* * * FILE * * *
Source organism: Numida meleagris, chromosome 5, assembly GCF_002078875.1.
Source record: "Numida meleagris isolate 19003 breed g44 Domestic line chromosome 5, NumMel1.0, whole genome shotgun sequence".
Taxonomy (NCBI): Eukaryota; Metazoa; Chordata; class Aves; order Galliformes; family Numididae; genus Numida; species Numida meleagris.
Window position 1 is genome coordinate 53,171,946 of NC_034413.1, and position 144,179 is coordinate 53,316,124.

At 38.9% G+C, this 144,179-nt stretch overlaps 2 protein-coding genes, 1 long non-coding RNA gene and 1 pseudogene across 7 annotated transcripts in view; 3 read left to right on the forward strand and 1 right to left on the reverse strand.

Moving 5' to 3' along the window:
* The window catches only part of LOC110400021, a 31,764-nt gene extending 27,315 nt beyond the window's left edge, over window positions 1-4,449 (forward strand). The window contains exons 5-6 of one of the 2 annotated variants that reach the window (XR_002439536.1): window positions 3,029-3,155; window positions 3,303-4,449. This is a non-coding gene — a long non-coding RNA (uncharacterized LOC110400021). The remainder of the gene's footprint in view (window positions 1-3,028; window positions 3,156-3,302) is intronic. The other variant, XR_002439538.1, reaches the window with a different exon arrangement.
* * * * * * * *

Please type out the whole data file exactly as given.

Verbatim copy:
Source organism: Numida meleagris, chromosome 5, assembly GCF_002078875.1.
Source record: "Numida meleagris isolate 19003 breed g44 Domestic line chromosome 5, NumMel1.0, whole genome shotgun sequence".
Taxonomy (NCBI): Eukaryota; Metazoa; Chordata; class Aves; order Galliformes; family Numididae; genus Numida; species Numida meleagris.
Window position 1 is genome coordinate 53,171,946 of NC_034413.1, and position 144,179 is coordinate 53,316,124.

At 38.9% G+C, this 144,179-nt stretch overlaps 2 protein-coding genes, 1 long non-coding RNA gene and 1 pseudogene across 7 annotated transcripts in view; 3 read left to right on the forward strand and 1 right to left on the reverse strand.

Moving 5' to 3' along the window:
* The window catches only part of LOC110400021, a 31,764-nt gene extending 27,315 nt beyond the window's left edge, over window positions 1-4,449 (forward strand). The window contains exons 5-6 of one of the 2 annotated variants that reach the window (XR_002439536.1): window positions 3,029-3,155; window positions 3,303-4,449. This is a non-coding gene — a long non-coding RNA (uncharacterized LOC110400021). The remainder of the gene's footprint in view (window positions 1-3,028; window positions 3,156-3,302) is intronic. The other variant, XR_002439538.1, reaches the window with a different exon arrangement.